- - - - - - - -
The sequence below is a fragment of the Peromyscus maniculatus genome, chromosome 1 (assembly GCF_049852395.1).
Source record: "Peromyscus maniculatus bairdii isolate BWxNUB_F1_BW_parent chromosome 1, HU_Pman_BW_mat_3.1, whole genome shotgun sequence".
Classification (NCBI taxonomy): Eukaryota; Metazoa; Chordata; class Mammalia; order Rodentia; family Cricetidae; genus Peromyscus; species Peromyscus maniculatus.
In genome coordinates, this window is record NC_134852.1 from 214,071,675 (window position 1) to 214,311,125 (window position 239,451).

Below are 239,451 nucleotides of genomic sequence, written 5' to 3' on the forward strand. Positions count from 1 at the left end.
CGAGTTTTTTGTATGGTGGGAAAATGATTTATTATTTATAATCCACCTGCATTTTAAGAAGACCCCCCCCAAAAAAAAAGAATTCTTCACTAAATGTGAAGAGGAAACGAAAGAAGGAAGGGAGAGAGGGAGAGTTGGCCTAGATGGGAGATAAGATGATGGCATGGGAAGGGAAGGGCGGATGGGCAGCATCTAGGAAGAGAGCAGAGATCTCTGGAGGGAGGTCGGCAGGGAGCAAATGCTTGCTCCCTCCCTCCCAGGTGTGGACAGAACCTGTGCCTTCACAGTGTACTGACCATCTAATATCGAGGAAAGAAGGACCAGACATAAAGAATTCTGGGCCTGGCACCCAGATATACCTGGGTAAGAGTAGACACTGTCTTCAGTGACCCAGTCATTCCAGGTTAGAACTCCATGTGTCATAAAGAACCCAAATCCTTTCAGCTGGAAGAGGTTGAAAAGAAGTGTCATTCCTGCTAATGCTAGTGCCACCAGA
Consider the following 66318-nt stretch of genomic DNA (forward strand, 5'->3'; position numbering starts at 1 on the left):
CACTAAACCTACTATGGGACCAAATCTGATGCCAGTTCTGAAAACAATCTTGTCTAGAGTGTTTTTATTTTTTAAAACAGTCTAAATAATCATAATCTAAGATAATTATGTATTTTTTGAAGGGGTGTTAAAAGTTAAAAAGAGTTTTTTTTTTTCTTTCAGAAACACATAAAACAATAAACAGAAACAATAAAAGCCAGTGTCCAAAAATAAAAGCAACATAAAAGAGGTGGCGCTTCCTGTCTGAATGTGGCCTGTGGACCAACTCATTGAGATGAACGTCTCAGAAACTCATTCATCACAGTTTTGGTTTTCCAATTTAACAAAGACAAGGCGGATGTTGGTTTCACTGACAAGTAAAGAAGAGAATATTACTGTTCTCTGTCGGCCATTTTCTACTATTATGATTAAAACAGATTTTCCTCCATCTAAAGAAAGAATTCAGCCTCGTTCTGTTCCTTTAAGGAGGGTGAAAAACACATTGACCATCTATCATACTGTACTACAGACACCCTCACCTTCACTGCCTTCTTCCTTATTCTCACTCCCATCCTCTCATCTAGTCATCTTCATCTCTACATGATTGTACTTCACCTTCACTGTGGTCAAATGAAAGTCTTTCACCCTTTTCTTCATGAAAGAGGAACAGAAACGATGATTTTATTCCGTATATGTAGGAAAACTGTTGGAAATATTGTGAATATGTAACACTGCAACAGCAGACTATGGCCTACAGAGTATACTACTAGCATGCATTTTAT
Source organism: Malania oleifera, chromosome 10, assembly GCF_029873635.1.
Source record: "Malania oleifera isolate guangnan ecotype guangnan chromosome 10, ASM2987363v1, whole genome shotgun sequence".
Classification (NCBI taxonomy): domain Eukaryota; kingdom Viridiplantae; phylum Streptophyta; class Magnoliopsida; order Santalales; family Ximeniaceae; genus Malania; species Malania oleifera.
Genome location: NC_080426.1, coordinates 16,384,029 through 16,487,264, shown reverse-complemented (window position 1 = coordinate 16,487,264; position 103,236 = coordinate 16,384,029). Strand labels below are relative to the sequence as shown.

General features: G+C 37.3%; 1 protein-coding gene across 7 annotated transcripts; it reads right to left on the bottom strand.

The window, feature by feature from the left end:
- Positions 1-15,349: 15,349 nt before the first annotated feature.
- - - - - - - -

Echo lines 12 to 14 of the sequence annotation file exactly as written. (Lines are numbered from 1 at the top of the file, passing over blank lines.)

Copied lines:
Genome location: NC_080426.1, coordinates 16,384,029 through 16,487,264, shown reverse-complemented (window position 1 = coordinate 16,487,264; position 103,236 = coordinate 16,384,029). Strand labels below are relative to the sequence as shown.

General features: G+C 37.3%; 1 protein-coding gene across 7 annotated transcripts; it reads right to left on the bottom strand.

The window, feature by feature from the left end: